DC and Warner Bros. may be following in Marvel's footsteps when it comes to establishing a cinematic universe for their superheroes, but that's not to say they've been doing a note-for-note retread of all their key moves. We, of course, got the first taste of this when we realized that the second film in their cinematic universe would be "Batman v Superman: Dawn of Justice," followed by an all-villain flick, "Suicide Squad." Of course, that isn't the only way in which DC and Warner Bros. have differentiated themselves. Unlike Marvel, they've also made it clear that whatever happens on the television front is not to impact what happens in the film world, and vice versa.
That fact is all too clear when you see "Arrow," "The Flash," and "Legends of Tomorrow" on the CW, not to mention "Gotham" on Fox and "Supergirl" on CBS. They even went so far as to cast Ezra Miller as Flash in the cinematic universe, yet another clear indication that they don't plan on crossing over with the CW's world. The hints were there, but still no official word from DC or Warner Bros. about it.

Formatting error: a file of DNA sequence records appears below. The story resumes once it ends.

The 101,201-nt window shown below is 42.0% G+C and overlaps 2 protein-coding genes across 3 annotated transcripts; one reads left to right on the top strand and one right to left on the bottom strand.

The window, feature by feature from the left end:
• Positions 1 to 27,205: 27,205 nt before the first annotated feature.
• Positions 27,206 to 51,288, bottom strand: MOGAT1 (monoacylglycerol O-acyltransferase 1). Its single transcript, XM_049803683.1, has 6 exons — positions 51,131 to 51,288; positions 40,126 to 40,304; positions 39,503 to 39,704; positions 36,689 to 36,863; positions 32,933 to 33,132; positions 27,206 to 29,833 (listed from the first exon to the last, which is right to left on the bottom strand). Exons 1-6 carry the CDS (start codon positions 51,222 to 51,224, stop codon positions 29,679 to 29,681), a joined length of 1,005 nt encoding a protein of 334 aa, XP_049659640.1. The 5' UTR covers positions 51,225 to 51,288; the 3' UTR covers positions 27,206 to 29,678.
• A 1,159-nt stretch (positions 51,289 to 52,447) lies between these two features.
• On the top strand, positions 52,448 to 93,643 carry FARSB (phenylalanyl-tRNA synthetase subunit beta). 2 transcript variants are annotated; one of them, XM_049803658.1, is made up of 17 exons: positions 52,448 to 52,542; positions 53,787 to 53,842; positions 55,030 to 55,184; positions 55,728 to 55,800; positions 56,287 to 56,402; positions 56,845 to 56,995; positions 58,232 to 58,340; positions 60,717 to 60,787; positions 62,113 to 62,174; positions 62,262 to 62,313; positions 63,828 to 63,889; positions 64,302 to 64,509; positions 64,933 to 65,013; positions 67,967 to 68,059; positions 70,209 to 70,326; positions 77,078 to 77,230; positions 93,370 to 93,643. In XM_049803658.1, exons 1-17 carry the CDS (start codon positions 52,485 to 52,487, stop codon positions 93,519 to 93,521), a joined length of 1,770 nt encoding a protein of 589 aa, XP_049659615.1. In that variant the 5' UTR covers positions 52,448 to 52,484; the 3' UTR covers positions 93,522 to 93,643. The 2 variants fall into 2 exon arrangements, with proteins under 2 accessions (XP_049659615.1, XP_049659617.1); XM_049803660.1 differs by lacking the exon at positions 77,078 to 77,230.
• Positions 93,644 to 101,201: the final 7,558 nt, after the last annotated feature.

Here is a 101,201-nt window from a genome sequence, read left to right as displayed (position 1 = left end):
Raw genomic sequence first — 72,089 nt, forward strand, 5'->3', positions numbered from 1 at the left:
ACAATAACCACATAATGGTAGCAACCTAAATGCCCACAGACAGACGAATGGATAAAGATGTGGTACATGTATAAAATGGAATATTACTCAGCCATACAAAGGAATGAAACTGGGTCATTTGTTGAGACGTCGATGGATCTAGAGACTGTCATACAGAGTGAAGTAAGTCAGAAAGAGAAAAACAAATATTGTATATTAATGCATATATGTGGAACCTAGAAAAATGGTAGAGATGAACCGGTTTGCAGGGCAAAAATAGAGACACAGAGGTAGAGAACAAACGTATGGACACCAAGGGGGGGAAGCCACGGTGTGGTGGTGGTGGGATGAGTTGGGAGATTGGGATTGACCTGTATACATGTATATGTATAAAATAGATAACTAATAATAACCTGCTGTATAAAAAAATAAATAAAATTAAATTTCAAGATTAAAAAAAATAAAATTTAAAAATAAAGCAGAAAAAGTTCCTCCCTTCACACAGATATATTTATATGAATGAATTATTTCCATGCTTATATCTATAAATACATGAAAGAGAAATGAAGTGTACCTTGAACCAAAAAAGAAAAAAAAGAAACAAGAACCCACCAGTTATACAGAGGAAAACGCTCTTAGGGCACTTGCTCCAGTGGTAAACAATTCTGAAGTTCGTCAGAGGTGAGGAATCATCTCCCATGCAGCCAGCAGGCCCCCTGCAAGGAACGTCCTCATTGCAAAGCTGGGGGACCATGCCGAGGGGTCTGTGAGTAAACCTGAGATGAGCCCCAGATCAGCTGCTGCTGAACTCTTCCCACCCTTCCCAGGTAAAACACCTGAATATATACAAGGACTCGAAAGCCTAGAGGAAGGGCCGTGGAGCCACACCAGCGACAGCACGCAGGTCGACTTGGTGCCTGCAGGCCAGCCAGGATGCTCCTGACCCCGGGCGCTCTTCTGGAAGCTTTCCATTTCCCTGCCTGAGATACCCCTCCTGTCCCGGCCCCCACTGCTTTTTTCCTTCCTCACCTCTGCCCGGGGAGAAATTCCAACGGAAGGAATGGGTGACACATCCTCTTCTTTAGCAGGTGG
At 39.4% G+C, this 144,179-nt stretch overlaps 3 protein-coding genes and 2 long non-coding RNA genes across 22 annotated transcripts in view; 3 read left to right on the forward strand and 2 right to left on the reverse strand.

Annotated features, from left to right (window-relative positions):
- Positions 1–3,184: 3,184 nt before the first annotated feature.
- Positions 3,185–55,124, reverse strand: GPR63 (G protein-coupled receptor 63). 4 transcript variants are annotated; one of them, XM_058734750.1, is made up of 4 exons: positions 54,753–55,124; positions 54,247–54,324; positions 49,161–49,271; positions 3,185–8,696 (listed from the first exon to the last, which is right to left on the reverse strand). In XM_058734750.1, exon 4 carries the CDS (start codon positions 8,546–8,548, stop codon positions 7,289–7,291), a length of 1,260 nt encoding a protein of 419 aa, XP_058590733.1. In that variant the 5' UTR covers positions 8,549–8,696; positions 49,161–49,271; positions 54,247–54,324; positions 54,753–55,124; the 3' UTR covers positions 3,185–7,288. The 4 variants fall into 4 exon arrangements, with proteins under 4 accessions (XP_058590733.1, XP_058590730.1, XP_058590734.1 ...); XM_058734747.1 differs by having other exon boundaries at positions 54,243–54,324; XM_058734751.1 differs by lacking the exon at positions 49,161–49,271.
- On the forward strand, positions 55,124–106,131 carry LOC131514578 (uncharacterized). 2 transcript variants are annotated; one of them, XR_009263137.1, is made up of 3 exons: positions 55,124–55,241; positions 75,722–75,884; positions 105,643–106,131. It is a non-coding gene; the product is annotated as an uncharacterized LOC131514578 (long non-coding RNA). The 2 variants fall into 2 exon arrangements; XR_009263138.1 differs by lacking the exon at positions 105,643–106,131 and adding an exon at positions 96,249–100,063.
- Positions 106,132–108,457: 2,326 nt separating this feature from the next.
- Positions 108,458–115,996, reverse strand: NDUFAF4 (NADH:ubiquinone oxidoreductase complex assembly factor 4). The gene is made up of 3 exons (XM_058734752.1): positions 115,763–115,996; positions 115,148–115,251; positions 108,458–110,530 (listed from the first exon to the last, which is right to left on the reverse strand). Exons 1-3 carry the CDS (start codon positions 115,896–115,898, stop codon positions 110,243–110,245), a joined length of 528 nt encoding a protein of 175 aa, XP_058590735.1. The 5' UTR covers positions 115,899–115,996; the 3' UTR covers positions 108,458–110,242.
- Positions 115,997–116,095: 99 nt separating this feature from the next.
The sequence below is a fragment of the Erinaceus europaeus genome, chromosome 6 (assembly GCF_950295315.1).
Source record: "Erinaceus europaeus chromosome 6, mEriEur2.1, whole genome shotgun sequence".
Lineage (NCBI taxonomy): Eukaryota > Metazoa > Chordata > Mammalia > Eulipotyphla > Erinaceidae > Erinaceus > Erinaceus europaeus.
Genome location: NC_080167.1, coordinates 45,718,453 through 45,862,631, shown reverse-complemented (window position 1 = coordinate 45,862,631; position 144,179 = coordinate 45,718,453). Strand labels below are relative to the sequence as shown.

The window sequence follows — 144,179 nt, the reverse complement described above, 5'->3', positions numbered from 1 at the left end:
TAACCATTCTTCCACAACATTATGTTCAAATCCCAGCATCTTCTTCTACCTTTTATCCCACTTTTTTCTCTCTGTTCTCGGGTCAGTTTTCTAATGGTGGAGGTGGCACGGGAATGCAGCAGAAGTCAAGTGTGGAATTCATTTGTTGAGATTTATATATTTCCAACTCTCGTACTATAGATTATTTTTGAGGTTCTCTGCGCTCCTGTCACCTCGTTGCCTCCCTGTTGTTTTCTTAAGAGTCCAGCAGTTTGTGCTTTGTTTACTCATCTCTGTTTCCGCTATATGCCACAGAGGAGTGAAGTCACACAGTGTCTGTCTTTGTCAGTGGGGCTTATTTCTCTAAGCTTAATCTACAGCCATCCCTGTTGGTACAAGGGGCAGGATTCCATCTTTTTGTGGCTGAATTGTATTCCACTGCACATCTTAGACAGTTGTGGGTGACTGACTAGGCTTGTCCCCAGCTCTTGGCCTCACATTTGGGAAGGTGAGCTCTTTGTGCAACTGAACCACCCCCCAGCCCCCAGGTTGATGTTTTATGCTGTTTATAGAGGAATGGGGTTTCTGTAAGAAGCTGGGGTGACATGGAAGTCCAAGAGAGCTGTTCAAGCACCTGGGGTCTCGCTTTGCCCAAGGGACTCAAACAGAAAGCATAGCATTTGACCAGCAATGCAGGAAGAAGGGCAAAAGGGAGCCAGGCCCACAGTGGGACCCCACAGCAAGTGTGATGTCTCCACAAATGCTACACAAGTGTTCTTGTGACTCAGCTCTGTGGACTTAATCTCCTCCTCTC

At the Variety Entertainment and Technology Summit, DC President Diane Nelson explained why they've opted to keep TV and movies separate, DC Comics News reports. While at the summit, Nelson stated that DC is "so talent-driven" that trying to maintain a single continuity “could end up handcuffing our creators into trying to work with the same storyline.”
She goes on to state that in doing this, they are allowing flexibility and creativity for creators, as well as a wide array of adaptations for fans. Unlike with Marvel's world, DC fans won't necessarily have to be beholden to a specific interpretation of a character, or even an interpretation of the DC universe. This evidenced by the perceived dark tone of something like "Batman v Superman," and the campy, silly, fun tone used in, say, "DC's Legends of Tomorrow." It allows for the widest array of fans to find something they can latch onto.
It's a short statement, but it definitely highlights the differences between what's being done at DC and Warner Bros., and what's being done at Marvel Studios. While Marvel Studios has always hired stellar talent for their projects, Edgar Wright's leaving the "Ant-Man" project was evidence of the fact that it's a more studio-driven system than a talent-driven system.
What do you think of DC's statement? Is this the way you want the DCEU to play out, or do you wish there was some involvement on the television front? Let us know in the comments down below!
SOURCE: DC Comics News